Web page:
“The ‘Prete Rosso’ whimsical violinist, and extravagant concert composer, is well anchored in the collective imagination of today’s listeners; his vocal music, as sacred as profane, is now increasingly known; specific studies have long explored its contributions to other acute instruments. The time has then come to turn our attention downwards; it is necessary to explore deeply that other Vivaldi who for many years was a teacher of cello, double bass, and viola da gamba and who gave the evolution of the low strings a decisive contribution”
Often those who find in their hands a document of musical subject of the ‘700 has the feeling of getting lost among the terms used to indicate the instruments of the string family: violone, violone da braccio, violone piccolo, viola, viola da braccio, viola da spalla, basso viola / basso di viola, viola bassa, basso viola da braccio / basso da braccio, violoncino, violoncello, bassetto di viola / bassetto viola, violoncello da spalla, violone, violone grande, violone grosso, violone doppio, violone basso, basso, viola contrabasso, violone contrabasso, contrabasso. But is it possible to establish unequivocally what were the characteristics of the instruments indicated with these terms?
When can you start talking about cell music? And who were the first composers of music for cello and the first cellists (or cellists?) Of the European musical context in general, but above all of the Venetian context within which Vivaldi gave shape to his musical ideas? And what is your direct knowledge of the cello?
How much did the executive contexts interfere with the way you play the musical instruments, or with the choice of instruments of different sizes? In what position were the instruments kept? What are we able to reconstruct in relation to the movement of the hands of the interpreters (for example on the fingerings, or on the use of the nut, or on the handling of the bow)?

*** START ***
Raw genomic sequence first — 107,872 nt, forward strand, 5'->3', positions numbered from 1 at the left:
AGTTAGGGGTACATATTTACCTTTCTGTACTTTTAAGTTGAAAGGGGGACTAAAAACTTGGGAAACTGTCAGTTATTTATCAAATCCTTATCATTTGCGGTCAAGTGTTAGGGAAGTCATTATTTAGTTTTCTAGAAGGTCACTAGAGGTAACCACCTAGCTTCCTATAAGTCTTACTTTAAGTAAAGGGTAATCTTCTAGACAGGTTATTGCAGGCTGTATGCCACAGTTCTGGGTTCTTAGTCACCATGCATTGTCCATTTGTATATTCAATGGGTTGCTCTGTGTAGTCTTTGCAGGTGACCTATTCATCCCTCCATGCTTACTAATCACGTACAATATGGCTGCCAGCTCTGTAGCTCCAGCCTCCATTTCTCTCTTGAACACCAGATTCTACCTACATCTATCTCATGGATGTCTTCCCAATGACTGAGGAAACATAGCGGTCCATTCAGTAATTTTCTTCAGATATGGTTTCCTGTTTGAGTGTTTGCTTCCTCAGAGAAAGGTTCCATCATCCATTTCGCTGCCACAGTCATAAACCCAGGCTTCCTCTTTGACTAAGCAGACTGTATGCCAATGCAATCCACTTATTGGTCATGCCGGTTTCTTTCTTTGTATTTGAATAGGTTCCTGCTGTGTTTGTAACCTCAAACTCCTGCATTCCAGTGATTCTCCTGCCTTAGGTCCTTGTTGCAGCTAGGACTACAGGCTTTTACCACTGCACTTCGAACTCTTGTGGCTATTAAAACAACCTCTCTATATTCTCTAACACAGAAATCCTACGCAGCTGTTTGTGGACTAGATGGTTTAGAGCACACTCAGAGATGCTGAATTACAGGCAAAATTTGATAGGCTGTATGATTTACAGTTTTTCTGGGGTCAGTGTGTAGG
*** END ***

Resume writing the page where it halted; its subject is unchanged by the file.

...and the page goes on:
What were the differences in shape, use, and playing technique, between cello and ‘bassi d’arco’?
And finally, what are Vivaldi’s compositions dedicated to arc bass? What information do we have available to reconstruct the context of their genesis and to know how Vivaldi wanted it to be performed?
It seems incredible that in a single book, even if it is almost 600 pages long, it is possible to face all these questions in an in-depth and punctually documented way, instead, it is so.
Bettina Hoffmann succeeds in the arduous enterprise of organizing a world that, at first sight, appears confused and undefined. It presents and examines the sources with acute scientific rigor, highlights the information that can be obtained from it, but does not pretend to give certainties, where these certainties cannot be based on solid foundations. He speculates and above all provides a very rich, well organized, and structured material for those who want to approach the Vivaldian repertoire in a non-superficial way.
Particularly fascinating, for any type of reader”, the “female” window wide open on the world circumscribed by the walls of the Hospital of the Pietà (second chapter).
More technical, but still always very pleasant to read, the other chapters of the volume that, page after page, reconstruct a world of men, instruments, and sounds. A world of experimentation, often daring, that comes out alive from the pages of ancient documents. Men (and women) who learn to play for a living and who make their life of music, in the continuous search for novelties. Fingers that slide nimbly on the strings in search of increasingly high-pitched sounds, soundboards that stretch, widen, shorten. Bows that are always looking for new ways to get the desired sounds from the strings.
A book to read, read again, consult. A book that cannot miss in the library of those who study the history of music, of those who want to play Vivaldi, but which can be very interesting also for those who, even without playing, love to listen to Vivaldi’s compositions.
Bettina Hoffmann, born in Düsseldorf Düsseldorf, lives in Florence where she carries out a lively activity as a leg violist, baroque cellist, and expert of the history of her instruments. As a soloist and with Modo Antiquo, an ensemble appreciated in particular for Vivaldi’s interpretations, he is present in the major European festivals and theaters. Among his record production are the recordings dedicated to Marais, Ortiz, Ganassi, Schenck, and Gabrielli. On the musicological side, we point out his Catalogo della musica per viola da gamba and the volume La viola da gamba, published in Italian, German and English. He teaches at the Vicenza Conservatory and at the Music School of Fiesole.
I bassi d’arco di Antonio Vivaldi
Fondazione Giorgio CiniFondazione Giorgio Cini – Studi di musica veneta. Quaderni vivaldiani, vol.19
Olschki Editore, 2020